The first two conservatives to withdraw support for the bill,
David McIntosh (R-IN) and Steve Largent (R-OK), stated in a
letter to Congressman Norwood that the bill would force insurers
to operate under unaffordable community rating and guaranteed
issue requirements. Also, the bill would grant new regulatory
authority to HCFA, which would make it easier for the
Administration to enact through regulation a system that was
rejected by Congress. Moreover, the bill would destroy the
federal (ERISA) preemption of costly state mandates, pricing
many out of the insurance market altogether.
From a reading of the bill's actual language, AAPS is unable
to see how any health insurer could avoid becoming a provider of
services and hence a managed-care organization. Section 2771,
"Enrollee Access to Care" states: "A health insurance issuer
shall establish and maintain adequate arrangements...with a
sufficient number, mix, and distribution of health professionals
and providers to assure that covered items and services are
available and accessible to each enrollee under health insurance
coverage...." Additionally, the required "quality improvement
program" would necessarily involve comprehensive data collection
about all enrollees.
Employee benefits have a number of inherent drawbacks (Craig
Cantoni, Wall St J 8/18/97). They create a
paternalistic relationship and give the employer reason to
intrude on the most personal aspects of an employee's life. With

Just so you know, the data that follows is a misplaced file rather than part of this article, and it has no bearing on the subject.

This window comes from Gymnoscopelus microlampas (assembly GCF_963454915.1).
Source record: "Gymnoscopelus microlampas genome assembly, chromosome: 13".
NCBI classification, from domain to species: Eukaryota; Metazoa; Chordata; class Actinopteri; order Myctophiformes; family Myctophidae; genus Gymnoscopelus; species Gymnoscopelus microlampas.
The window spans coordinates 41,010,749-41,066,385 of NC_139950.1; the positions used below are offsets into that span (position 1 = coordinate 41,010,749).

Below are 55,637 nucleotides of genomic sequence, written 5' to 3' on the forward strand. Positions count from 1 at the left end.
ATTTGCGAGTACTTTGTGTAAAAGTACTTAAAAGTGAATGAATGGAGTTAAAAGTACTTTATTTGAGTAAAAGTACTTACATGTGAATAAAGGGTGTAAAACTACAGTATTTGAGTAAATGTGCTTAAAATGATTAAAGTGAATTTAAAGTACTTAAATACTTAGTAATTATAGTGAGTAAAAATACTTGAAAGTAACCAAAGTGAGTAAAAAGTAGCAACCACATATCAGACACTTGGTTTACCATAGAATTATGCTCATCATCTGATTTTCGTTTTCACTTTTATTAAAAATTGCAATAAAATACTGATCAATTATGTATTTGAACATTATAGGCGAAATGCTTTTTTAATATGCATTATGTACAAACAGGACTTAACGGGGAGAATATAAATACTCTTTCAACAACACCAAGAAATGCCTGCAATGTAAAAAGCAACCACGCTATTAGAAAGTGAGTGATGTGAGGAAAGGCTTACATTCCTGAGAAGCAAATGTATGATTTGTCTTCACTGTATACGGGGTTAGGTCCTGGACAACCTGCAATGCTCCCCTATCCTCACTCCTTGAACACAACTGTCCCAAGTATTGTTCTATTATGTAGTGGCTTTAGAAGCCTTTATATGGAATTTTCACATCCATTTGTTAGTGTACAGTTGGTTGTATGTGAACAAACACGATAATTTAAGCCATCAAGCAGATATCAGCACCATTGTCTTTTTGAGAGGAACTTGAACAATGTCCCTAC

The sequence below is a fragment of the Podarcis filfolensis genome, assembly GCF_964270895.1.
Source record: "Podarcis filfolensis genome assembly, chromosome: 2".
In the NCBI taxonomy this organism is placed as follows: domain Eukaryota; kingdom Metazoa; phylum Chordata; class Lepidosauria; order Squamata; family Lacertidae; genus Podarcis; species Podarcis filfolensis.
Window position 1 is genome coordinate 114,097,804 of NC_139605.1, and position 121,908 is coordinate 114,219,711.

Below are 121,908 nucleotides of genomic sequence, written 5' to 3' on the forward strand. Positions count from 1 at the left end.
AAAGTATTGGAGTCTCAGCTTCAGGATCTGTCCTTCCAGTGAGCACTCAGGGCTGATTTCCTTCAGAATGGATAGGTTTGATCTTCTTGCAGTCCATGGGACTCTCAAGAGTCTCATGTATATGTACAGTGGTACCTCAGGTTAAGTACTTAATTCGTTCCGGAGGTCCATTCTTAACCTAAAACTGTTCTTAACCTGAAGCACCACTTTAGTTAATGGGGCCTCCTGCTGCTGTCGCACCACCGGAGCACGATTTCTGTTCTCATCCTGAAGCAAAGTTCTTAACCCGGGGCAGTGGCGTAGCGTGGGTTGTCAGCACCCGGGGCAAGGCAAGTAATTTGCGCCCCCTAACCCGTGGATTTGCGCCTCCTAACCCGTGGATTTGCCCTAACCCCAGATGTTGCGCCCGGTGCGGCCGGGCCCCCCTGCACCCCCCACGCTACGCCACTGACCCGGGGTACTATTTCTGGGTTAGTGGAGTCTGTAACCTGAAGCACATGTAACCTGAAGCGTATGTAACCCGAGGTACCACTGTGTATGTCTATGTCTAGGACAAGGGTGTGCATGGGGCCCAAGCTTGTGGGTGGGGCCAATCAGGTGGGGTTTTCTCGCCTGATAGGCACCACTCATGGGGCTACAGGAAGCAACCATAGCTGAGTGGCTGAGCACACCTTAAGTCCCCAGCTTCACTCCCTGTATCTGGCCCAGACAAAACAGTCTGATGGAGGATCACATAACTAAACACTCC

40% of total compensation being in the form of benefits, it is
difficult for employees to place a true market value on their
compensation or to walk away from a job they don't like. Also,
managers have difficulty linking pay directly to performance
when such a large percentage of payment is seen as an
The Norwood bill would only exacerbate these difficulties.
And instead of spurring true reform (such as tax equity and a
resulting move toward individually owned insurance), it would
probably accelerate movement toward compulsory government
medicine for all.
The midpoint estimate of costs projected by Milliman and
Robertson is a 23% increase in insurance premiums for all plans;
the increase would be 39% under the most pessimistic assumptions
(John Goodman, Wall St J 12/5/97). Some say this is an
exaggeration. However, the impact of regulation is more commonly
underestimated. The portability provision of the Kassebaum-
Kennedy legislation was predicted to raise insurance rates by
only 2 to 3%. According to the GAO, the increases by five
different carriers ranged between 29 and 125%. Moreover, these
were standard rates that applied to generally healthy
individuals; carriers might charge higher rates to unhealthy
individuals. The premium hikes will only get worse as healthy
people flee (Wash Times 12/8/97).
Action Plan for the Month
Write and call your Congressman and ask him
to oppose H.R. 1415 ("PARCA"). Let your patients know that their
insurance costs will increase, and encourage them to write and
call also. The answer to managed-care abuses is to change the
tax laws that favor employer- provided managed care and
discriminate against other methods of paying for medical care.
Ask these conservative Congressmen why they are sponsoring a
ClintonCare equivalent: Crapo (ID), Salmon (AZ), Cubin (WY),
Chenoweth (ID), Rohrabacher (CA), Cannon (UT), Barr (GA), Coburn